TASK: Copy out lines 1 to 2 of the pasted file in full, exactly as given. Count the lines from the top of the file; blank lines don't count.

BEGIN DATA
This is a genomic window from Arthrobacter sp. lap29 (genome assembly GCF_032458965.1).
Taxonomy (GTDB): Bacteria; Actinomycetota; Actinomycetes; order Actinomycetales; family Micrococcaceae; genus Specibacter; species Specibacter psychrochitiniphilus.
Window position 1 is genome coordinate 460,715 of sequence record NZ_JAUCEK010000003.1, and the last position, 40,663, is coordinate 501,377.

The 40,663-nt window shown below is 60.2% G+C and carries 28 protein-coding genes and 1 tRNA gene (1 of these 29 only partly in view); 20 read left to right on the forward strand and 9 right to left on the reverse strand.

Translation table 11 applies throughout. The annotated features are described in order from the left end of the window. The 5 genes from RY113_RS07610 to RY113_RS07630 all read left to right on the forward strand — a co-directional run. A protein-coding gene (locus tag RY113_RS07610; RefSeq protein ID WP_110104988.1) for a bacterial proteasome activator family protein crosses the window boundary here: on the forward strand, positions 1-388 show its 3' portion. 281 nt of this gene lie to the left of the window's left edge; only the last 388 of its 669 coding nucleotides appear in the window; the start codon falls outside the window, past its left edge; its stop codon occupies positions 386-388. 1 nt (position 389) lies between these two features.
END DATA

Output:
This is a genomic window from Arthrobacter sp. lap29 (genome assembly GCF_032458965.1).
Taxonomy (GTDB): Bacteria; Actinomycetota; Actinomycetes; order Actinomycetales; family Micrococcaceae; genus Specibacter; species Specibacter psychrochitiniphilus.